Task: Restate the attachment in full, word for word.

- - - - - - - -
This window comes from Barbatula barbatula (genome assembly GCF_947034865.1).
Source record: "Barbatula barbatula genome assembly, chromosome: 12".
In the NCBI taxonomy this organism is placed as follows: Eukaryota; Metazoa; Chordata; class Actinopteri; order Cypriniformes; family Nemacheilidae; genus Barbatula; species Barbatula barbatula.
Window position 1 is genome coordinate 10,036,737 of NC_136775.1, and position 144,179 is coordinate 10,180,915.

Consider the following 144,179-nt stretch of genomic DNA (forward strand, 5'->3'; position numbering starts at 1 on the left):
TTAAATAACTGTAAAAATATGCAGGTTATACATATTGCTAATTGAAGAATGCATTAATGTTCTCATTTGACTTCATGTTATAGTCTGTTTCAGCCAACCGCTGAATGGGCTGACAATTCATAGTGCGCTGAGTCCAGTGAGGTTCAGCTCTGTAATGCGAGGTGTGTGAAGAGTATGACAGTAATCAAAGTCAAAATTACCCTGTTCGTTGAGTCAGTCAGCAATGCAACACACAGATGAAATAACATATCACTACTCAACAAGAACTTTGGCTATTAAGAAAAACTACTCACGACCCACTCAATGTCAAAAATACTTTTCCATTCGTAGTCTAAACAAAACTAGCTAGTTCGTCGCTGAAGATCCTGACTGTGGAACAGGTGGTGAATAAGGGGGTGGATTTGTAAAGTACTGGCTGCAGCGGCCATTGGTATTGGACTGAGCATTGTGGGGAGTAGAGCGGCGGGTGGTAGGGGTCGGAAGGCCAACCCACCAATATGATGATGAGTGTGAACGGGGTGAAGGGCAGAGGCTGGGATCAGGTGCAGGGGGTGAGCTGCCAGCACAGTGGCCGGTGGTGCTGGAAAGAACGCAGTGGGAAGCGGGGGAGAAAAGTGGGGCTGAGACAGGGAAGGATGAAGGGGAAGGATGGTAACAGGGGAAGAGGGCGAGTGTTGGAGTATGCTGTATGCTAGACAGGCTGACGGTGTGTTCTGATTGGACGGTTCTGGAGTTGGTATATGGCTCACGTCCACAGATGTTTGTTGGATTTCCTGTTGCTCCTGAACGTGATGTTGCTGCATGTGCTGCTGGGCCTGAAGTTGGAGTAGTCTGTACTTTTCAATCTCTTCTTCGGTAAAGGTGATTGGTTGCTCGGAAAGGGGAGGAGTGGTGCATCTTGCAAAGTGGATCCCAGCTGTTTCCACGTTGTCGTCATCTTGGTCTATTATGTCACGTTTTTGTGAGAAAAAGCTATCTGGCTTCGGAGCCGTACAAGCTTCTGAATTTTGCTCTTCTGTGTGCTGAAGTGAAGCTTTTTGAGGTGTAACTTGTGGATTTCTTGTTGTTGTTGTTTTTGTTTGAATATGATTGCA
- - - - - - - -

This window comes from Barbatula barbatula (genome assembly GCF_947034865.1).
Source record: "Barbatula barbatula genome assembly, chromosome: 12".
In the NCBI taxonomy this organism is placed as follows: Eukaryota; Metazoa; Chordata; class Actinopteri; order Cypriniformes; family Nemacheilidae; genus Barbatula; species Barbatula barbatula.
Window position 1 is genome coordinate 10,036,737 of NC_136775.1, and position 144,179 is coordinate 10,180,915.

Consider the following 144,179-nt stretch of genomic DNA (forward strand, 5'->3'; position numbering starts at 1 on the left):
TTAAATAACTGTAAAAATATGCAGGTTATACATATTGCTAATTGAAGAATGCATTAATGTTCTCATTTGACTTCATGTTATAGTCTGTTTCAGCCAACCGCTGAATGGGCTGACAATTCATAGTGCGCTGAGTCCAGTGAGGTTCAGCTCTGTAATGCGAGGTGTGTGAAGAGTATGACAGTAATCAAAGTCAAAATTACCCTGTTCGTTGAGTCAGTCAGCAATGCAACACACAGATGAAATAACATATCACTACTCAACAAGAACTTTGGCTATTAAGAAAAACTACTCACGACCCACTCAATGTCAAAAATACTTTTCCATTCGTAGTCTAAACAAAACTAGCTAGTTCGTCGCTGAAGATCCTGACTGTGGAACAGGTGGTGAATAAGGGGGTGGATTTGTAAAGTACTGGCTGCAGCGGCCATTGGTATTGGACTGAGCATTGTGGGGAGTAGAGCGGCGGGTGGTAGGGGTCGGAAGGCCAACCCACCAATATGATGATGAGTGTGAACGGGGTGAAGGGCAGAGGCTGGGATCAGGTGCAGGGGGTGAGCTGCCAGCACAGTGGCCGGTGGTGCTGGAAAGAACGCAGTGGGAAGCGGGGGAGAAAAGTGGGGCTGAGACAGGGAAGGATGAAGGGGAAGGATGGTAACAGGGGAAGAGGGCGAGTGTTGGAGTATGCTGTATGCTAGACAGGCTGACGGTGTGTTCTGATTGGACGGTTCTGGAGTTGGTATATGGCTCACGTCCACAGATGTTTGTTGGATTTCCTGTTGCTCCTGAACGTGATGTTGCTGCATGTGCTGCTGGGCCTGAAGTTGGAGTAGTCTGTACTTTTCAATCTCTTCTTCGGTAAAGGTGATTGGTTGCTCGGAAAGGGGAGGAGTGGTGCATCTTGCAAAGTGGATCCCAGCTGTTTCCACGTTGTCGTCATCTTGGTCTATTATGTCACGTTTTTGTGAGAAAAAGCTATCTGGCTTCGGAGCCGTACAAGCTTCTGAATTTTGCTCTTCTGTGTGCTGAAGTGAAGCTTTTTGAGGTGTAACTTGTGGATTTCTTGTTGTTGTTGTTTTTGTTTGAATATGATTGCA